Cell-wall carbohydrates and their modification as a resource for biofuels
Article first published online: 9 MAY 2008
© 2008 The Authors. Journal compilation © 2008 Blackwell Publishing Ltd
The Plant Journal
Volume 54, Issue 4, pages 559–568, May 2008
How to Cite
Pauly, M. and Keegstra, K. (2008), Cell-wall carbohydrates and their modification as a resource for biofuels. The Plant Journal, 54: 559–568. doi: 10.1111/j.1365-313X.2008.03463.x
- Issue published online: 9 MAY 2008
- Article first published online: 9 MAY 2008
- Received 1 December 2007; revised 5 February 2008; accepted 8 February 2008.
- cell walls;
- polysaccharide biosynthesis;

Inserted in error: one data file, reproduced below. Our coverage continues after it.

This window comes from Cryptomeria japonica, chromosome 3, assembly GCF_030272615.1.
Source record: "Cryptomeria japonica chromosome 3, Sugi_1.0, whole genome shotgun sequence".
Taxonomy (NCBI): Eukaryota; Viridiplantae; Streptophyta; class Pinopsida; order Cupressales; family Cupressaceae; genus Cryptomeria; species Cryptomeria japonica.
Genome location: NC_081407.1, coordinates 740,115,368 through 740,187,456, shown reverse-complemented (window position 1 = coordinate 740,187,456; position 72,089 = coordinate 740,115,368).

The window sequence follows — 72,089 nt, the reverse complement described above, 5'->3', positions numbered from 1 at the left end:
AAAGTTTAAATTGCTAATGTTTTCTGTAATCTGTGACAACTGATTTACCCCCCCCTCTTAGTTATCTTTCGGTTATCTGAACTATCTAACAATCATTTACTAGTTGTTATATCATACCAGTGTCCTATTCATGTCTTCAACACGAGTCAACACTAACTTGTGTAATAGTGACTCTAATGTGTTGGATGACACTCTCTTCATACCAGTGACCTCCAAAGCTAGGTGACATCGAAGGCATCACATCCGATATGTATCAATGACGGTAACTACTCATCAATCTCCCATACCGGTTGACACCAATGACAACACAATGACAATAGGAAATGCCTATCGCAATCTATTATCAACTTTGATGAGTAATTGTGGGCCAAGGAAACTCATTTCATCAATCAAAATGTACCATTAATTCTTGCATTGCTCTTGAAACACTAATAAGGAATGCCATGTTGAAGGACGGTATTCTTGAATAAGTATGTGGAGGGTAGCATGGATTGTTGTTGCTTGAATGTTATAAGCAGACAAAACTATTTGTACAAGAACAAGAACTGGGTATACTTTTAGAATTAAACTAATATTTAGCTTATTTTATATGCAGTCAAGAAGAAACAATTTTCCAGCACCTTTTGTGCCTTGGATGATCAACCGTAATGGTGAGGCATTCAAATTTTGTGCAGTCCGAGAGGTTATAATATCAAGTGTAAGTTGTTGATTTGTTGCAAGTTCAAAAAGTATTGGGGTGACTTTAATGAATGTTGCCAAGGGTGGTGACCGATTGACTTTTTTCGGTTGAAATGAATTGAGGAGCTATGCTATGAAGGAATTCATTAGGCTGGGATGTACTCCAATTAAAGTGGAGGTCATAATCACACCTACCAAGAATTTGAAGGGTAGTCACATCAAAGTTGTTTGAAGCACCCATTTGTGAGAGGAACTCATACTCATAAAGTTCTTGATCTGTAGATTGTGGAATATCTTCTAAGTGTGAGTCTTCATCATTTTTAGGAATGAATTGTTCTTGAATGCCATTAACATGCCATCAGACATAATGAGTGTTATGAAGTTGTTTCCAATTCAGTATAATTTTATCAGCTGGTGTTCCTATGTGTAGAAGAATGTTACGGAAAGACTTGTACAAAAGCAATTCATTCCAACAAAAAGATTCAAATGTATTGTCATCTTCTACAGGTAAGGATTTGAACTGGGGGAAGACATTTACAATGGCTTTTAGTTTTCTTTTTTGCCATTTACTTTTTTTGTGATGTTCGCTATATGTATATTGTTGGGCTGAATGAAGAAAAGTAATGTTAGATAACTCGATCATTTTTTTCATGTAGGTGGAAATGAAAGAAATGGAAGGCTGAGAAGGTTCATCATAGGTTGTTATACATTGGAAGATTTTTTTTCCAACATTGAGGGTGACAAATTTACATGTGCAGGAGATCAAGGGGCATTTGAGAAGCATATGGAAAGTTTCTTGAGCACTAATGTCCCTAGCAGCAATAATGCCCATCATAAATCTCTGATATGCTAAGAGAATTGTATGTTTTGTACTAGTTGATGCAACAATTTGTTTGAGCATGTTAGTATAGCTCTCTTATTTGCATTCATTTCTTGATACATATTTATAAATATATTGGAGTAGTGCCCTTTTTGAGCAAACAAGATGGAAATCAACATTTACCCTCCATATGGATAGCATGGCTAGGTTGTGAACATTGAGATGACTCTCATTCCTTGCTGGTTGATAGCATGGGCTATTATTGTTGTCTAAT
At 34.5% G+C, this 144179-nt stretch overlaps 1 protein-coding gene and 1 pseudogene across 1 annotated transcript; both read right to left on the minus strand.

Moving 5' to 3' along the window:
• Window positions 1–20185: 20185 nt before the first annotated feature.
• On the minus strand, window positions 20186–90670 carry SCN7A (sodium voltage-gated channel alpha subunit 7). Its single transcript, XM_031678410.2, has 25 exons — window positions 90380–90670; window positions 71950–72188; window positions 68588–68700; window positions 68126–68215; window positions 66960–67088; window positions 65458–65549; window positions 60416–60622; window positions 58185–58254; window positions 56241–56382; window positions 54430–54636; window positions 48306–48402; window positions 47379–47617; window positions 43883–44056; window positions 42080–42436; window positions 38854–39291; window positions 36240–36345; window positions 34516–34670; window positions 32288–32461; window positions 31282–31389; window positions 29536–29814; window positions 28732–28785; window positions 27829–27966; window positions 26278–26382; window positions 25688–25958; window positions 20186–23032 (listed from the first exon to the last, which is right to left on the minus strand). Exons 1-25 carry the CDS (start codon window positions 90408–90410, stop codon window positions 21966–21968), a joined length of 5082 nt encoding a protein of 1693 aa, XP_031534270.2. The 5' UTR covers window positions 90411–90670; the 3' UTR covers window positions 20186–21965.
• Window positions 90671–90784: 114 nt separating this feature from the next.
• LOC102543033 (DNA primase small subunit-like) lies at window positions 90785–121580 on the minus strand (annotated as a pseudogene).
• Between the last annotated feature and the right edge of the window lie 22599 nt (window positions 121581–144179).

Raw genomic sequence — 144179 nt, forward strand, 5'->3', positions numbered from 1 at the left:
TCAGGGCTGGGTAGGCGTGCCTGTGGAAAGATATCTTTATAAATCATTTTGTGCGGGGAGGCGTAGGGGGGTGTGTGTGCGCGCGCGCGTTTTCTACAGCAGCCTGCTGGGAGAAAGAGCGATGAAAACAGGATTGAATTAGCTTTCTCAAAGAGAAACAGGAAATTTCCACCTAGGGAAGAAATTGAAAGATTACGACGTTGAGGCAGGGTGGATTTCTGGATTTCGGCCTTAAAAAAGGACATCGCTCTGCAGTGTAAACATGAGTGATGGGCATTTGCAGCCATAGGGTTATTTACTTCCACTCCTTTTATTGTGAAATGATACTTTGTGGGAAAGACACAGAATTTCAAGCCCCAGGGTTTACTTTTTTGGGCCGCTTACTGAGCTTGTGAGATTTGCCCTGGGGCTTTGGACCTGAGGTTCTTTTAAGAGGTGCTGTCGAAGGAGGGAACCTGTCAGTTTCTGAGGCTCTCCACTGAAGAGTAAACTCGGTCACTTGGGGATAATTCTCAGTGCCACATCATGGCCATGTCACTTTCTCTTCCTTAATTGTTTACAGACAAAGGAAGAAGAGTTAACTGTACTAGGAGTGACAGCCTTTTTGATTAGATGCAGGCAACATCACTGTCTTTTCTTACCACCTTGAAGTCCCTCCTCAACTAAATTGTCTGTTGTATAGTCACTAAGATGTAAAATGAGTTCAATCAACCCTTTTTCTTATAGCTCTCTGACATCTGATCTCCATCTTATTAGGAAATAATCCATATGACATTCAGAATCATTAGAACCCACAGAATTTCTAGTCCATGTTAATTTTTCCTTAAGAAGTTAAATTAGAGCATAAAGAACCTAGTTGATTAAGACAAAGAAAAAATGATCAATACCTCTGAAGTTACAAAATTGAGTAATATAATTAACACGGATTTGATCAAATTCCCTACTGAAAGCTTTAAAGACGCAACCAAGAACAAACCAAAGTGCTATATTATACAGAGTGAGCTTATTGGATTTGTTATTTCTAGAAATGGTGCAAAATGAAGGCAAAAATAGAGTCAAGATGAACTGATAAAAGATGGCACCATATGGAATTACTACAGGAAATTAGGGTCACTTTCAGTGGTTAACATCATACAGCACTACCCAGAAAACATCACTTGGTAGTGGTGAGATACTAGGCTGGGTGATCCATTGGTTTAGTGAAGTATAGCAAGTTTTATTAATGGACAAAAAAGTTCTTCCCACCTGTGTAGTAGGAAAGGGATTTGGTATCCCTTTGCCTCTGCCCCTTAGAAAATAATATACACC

Plant cell walls represent the most abundant renewable resource on this planet. Despite their great abundance, only 2% of this resource is currently used by humans. Hence, research into the feasibility of using plant cell walls in the production of cost-effective biofuels is desirable. The main bottleneck for using wall materials is the recalcitrance of walls to efficient degradation into fermentable sugars. Manipulation of the wall polysaccharide biosynthetic machinery or addition of wall structure-altering agents should make it possible to tailor wall composition and architecture to enhance sugar yields upon wall digestion for biofuel fermentation. Study of the biosynthetic machinery and its regulation is still in its infancy and represents a major scientific and technical research challenge. Of course, any change in wall structure to accommodate cost-efficient biofuel production may have detrimental effects on plant growth and development due to the diverse roles of walls in the life of a plant. However, the diversity and abundance of wall structures present in the plant kingdom gives hope that this challenge can be met.